If you have recently been accused of a crime in New Jersey, there’s no doubt you have plenty of questions about all the terms and rules that could apply to your case. In this difficult situation, knowing what to expect and how to interpret different terms could make a big difference in your ability to navigate the situation and respond to criminal charges.
Criminal Complaints: Summons and Warrants
A criminal complaint in New Jersey can be started by any citizen or police officer, even though the police are the most likely to issue a complaint. They come in two different forms: warrant complaints and summons complaints. When a warrant complaint has been filed with the court, the judge reviews it. If the judge signs the complaint, this authorizes police officers to arrest the accused individual named in the complaint. Warrant complaints are issued in cases involving more serious crimes, including: homicide, aggravated manslaughter, manslaughter, aggravated sexual assault, sexual assault, robbery, carjacking, or escape, or an attempt to commit any of these crimes. A warrant complaint may also be issued if a defendant has been extradited from another state in connection with a criminal charge.
Warrant complaints are usually filed for serious crimes, whereas summons complaints are generally issued for disorderly persons offenses. Under a summons complaint, this formally orders the person to appear in court in relation to the issue named in the complaint, but does not empower officers to seek out the person and arrest them. However, it should be noted that you may be arrested at the time that the summons complaint is issued. In other words, a summons complaint may be issued for a disorderly persons offense after your initial arrest and processing or “booking” at the police station. Also, in cases involving domestic violence disorderly persons offenses such as simple assault, bail reform in New Jersey now requires an initial arrest and detention hearing for any person charged with an act of domestic violence.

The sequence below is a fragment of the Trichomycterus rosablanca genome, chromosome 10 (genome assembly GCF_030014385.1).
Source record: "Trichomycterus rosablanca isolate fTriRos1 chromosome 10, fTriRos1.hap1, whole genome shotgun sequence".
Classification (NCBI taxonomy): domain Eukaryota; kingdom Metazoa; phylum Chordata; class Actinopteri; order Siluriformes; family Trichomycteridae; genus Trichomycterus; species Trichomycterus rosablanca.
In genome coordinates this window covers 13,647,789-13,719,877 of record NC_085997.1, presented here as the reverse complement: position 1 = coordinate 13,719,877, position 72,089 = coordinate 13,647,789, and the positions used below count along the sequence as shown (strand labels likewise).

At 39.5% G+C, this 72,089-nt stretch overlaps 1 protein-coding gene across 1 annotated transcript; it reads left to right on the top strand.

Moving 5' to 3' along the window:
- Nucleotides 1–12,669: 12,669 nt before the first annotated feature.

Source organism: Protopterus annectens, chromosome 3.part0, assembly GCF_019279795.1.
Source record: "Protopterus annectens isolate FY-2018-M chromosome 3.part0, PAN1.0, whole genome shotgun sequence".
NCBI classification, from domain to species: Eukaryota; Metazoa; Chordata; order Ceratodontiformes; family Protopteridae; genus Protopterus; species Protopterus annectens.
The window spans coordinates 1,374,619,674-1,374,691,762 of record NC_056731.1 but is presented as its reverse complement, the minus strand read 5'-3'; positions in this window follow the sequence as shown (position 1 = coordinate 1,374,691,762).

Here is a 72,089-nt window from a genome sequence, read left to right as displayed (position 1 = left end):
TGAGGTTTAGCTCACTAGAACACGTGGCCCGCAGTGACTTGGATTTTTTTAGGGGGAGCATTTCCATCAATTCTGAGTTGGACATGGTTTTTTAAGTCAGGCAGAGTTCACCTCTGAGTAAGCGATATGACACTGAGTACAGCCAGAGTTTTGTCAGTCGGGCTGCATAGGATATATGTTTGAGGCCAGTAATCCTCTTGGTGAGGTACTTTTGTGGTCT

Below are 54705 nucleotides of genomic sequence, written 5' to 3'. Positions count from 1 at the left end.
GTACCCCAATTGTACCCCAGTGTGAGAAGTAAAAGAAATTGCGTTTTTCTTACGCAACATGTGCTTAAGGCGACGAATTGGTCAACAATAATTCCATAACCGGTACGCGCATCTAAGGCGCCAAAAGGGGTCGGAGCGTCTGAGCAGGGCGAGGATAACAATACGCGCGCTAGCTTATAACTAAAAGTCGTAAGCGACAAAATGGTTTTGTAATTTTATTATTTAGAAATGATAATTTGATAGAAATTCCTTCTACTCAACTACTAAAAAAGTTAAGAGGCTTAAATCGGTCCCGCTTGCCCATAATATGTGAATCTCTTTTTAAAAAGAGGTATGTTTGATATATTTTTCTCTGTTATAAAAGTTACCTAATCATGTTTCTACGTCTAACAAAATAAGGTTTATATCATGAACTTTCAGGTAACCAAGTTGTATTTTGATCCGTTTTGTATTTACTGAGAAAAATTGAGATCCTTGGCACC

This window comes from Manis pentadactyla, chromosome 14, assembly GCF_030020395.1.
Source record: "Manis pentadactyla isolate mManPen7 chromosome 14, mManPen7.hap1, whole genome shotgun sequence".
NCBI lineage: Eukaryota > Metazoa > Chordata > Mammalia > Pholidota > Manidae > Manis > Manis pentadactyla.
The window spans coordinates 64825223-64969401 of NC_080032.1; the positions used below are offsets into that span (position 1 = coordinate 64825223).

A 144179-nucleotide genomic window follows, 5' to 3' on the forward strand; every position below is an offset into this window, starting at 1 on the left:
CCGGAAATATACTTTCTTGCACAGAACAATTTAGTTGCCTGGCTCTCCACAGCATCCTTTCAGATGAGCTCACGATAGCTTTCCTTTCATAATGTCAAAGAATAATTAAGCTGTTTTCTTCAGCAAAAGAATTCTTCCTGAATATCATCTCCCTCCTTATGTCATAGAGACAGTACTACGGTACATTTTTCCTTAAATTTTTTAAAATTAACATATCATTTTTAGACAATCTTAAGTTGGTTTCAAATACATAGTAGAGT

Offenses: Indictable, Disorderly Persons, & Petty Disorderly Persons
Crimes in New Jersey are charged at various levels, depending on the severity of the crime and other factors. Indictable offenses in NJ are similar to what other states would call felonies, referring to more serious crimes. Other terms used to describe what most states would call misdemeanors are known as petty disorderly person offenses and disorderly person offenses in New Jersey. A few factors could lead the prosecution to elevate a disorderly persons offense to the level of indictable offense, or vice versa.
Complaint Administrative Dismissal
Not all complaints go through the formal legal process ending in criminal charges. For instance, a complaint could be dismissed based on a court determination that there’s not enough evidence to proceed. A complaint could also be dismissed at the request of the victim, but the court does not always have to honor the victim’s wishes. When evaluating whether or not to dismiss a complaint, factors like prior criminal history of the defendant, whether there are any other pending charges, and the severity of the crime, are all taken into account.
Certain complaints might be subject to something known as municipal remand. This is done when the prosecutors on the case believe that the case can be fully dealt with at the municipal level. The charge will be amended to a disorderly persons offense and then transferred down to the local Municipal Court, where the case will then be adjudicated. A municipal remand is a very positive thing for a defendant, as it means they will be exposed to less severe penalties than those that are on the line in a Superior Court case for a felony.